Consider some of the impressive findings. Compared to the morning eaters, those who ate at night:

  • Had less hunger cravings and were more satisfied with their meals
  • Lost 11 percent more weight
  • Had a 10 percent greater change in abdominal circumference
  • Lost a whopping 10.5 percent more body fat

Let’s not take this too far. That’s not to say you must eat your biggest meal at night. That’s not what the study showed. But it did offer evidence that late night eating isn’t the weight gain villain.

What’s more, a study conducted by the U.S. Department of Agriculture also showed some convincing evidence for nighttime feasts. When dieters ate 70 percent of their calories after 7 p.m. compared to earlier in the day, they preserved muscle mass and lost more body fat. 

Is Late Night Eating for You?

My job is to help people discover what works best for their body. That means understanding behavior as well as the science of fat loss and muscle gain.

Many people eat at night out of boredom or other emotions instead of hunger, and they wind up consuming more calories than they need for the day. Again, you can’t forget that calories matter. And so do personality and behavioral triggers.

Nighttime eaters typically bust past their calorie goal, which leads to fat storage. But that doesn’t mean your body processes food differently at different times of day, particularly at night. However, if one meal turns into three, then you have a problem.

What’s more, while eating carbs at night can potentially help you sleep, it could also mean less rest. If you’re up eating…and eating…and eating, then that means you’re not sleeping.

If you’ve ever experienced a stressful week at work or in your home, you know that a lack of sleep appears to instantly add pounds to the scale.

And researchers from Wake Forest University discovered why: Too much or too little shut-eye might lead directly to weight gain. People who slept 5 hours or less each night gained nearly 2.5 times more abdominal fat than those who logged 6 to 7 hours.

People with sleep deficits tend to eat more (and use less energy) because they’re tired, say the researchers. And if you’re sleep deprived and not just groggy, University of Chicago researchers report that lack of sleep can torpedo weight loss by slowing your metabolism, increasing your appetite, and decreasing the number of calories you burn.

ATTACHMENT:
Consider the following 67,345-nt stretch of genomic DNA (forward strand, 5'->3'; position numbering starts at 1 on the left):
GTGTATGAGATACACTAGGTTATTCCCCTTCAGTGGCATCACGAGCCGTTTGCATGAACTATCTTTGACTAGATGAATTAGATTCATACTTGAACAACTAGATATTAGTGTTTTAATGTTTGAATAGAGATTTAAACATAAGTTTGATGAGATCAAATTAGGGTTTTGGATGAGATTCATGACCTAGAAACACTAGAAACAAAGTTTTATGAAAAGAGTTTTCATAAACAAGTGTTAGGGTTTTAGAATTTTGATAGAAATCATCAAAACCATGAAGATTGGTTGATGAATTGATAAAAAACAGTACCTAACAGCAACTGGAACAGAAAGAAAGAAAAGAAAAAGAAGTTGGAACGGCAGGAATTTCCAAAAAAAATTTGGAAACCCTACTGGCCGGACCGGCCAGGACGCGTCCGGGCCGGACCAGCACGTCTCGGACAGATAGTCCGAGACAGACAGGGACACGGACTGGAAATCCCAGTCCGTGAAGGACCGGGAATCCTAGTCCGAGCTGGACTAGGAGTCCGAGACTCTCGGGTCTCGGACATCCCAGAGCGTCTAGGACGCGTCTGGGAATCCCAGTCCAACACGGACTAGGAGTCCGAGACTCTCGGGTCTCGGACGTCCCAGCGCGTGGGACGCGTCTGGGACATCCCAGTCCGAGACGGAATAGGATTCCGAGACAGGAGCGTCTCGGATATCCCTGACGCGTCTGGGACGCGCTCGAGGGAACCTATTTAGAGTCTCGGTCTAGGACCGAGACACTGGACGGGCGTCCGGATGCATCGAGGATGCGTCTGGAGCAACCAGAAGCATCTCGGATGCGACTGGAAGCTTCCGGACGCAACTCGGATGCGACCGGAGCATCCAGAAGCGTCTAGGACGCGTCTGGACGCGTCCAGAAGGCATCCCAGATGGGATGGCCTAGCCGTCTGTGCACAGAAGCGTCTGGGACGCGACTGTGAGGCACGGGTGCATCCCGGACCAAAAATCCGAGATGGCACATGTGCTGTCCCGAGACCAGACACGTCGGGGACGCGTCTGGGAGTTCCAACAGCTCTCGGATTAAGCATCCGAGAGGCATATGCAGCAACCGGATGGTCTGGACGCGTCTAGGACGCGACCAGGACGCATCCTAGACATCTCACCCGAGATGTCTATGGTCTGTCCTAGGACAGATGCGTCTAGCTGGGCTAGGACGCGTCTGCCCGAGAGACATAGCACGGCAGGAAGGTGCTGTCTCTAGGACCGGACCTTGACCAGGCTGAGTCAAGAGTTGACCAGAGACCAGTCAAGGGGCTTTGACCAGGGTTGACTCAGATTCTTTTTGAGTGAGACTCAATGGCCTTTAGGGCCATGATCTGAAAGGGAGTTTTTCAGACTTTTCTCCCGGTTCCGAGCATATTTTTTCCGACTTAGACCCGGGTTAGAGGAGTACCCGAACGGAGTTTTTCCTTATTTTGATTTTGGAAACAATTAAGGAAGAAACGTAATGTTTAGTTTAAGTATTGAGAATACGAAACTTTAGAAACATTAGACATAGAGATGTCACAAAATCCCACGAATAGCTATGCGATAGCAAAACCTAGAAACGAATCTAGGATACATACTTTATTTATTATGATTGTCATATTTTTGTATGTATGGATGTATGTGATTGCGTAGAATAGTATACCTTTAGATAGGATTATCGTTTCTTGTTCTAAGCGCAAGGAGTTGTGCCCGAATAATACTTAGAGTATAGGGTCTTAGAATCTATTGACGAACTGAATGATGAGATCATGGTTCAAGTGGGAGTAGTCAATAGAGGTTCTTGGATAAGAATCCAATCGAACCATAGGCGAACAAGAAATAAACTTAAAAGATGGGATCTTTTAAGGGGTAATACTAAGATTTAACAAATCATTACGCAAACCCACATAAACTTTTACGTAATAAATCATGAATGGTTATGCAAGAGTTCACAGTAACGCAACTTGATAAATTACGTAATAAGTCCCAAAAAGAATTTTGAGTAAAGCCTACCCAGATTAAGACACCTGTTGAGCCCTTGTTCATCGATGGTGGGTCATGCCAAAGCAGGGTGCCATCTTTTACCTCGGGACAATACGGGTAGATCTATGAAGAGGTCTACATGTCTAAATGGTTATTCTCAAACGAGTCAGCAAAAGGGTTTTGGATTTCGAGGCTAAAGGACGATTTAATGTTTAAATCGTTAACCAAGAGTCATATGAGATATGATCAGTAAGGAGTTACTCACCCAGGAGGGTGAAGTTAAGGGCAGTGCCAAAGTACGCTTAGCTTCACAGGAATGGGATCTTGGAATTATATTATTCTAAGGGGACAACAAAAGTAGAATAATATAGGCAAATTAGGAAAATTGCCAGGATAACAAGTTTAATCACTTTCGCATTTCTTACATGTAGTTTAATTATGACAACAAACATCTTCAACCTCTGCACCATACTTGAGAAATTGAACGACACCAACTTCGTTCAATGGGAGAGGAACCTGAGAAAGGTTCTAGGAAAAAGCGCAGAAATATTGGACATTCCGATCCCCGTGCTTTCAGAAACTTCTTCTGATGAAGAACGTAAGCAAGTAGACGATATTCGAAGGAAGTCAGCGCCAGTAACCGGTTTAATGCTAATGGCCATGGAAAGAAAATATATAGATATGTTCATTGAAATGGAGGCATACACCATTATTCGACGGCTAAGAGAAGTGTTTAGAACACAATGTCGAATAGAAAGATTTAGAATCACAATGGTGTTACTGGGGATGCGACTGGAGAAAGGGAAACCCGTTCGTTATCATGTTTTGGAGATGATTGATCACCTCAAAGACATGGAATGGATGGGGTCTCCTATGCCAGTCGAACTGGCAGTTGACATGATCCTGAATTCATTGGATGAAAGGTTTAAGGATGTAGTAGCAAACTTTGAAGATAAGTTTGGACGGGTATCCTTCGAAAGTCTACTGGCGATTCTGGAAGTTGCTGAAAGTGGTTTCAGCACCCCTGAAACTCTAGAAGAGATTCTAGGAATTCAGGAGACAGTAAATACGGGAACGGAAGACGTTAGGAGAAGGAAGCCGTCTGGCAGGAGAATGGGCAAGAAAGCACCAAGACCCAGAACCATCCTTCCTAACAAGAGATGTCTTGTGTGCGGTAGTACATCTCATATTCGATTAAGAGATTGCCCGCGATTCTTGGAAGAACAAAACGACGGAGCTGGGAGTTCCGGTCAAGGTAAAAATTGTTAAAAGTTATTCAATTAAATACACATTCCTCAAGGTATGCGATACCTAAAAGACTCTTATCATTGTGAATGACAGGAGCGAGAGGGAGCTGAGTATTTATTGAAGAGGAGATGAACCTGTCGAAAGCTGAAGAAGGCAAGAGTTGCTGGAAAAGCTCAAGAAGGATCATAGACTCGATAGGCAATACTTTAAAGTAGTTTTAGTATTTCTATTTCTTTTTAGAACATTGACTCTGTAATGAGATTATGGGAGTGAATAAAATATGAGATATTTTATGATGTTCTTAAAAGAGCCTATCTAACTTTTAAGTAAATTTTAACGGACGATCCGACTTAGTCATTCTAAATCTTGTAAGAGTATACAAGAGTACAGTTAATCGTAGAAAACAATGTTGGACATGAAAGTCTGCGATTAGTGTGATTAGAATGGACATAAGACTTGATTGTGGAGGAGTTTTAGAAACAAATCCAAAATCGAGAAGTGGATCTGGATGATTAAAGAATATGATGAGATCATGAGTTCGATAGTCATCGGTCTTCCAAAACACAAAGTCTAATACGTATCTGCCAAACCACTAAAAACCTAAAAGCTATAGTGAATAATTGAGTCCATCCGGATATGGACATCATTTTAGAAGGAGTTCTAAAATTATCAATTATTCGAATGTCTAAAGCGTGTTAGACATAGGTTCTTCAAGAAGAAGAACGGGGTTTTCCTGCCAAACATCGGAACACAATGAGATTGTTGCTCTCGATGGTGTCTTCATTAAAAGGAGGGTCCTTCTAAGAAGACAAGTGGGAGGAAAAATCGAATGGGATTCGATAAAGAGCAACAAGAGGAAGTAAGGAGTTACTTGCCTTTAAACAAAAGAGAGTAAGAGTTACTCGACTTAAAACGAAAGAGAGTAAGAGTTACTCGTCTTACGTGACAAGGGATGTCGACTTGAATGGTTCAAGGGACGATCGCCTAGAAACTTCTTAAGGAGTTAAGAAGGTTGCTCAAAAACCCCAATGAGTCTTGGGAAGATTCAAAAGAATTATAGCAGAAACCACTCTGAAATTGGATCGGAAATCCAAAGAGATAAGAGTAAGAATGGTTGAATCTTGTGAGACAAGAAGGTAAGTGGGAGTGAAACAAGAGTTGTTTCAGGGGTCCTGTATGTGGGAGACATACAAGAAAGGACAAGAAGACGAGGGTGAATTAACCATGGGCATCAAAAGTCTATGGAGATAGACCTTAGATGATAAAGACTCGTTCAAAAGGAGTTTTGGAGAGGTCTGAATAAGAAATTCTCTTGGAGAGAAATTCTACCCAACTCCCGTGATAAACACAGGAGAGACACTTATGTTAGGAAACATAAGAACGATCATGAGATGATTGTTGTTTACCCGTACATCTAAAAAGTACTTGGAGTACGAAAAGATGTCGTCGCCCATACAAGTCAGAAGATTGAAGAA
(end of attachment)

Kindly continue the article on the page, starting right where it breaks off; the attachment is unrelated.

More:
Meaning you have two options:

  1. If you can control the late night meals and not allow it to keep you up, then feast away, sleep better at night, and watch as you don’t balloon and feel more in control.
  2. If you know that one big late night meal will open the flood gates and find you in the fridge still snacking at 2 am, then bigger nighttime meals might not be the best idea.

Whatever you choose, know that the best option for you has much more to do about lifestyle preferences and behavioral triggers than the fear of eating at a particular time or consuming a type of food. Just as eating at night isn’t a problem, making the meal full of carbs–as long as it fits into your daily allotment–also won’t automatically transform into fat.

Like most absolute diet rules, it’s just another myth meant to offer an incredible promise that only promises to drive you crazy.

End Your Health Confusion

Tired of bad and misleading health information? You’re not alone. Learn what workouts and diet will work for your body, and how to have a personalized, risk-free assessment.

READ MORE: 

Breakfast is Not the Most Important Meal of the Day

Big Meals vs. Small Snacks: What’s Best For You?

Healthy Fat: Which Foods Should You Really Be Eating?

3 Comments

  1. My question about this is metabolic rate. Is this suggesting that metabolic rate isn’t affected while we sleep and functions the same all day?

  2. When I eat late at night, I don’t notice any additional weight gain. I don’t usually eat breakfast, I eat a small lunch and a rather large supper, so this is really helpful.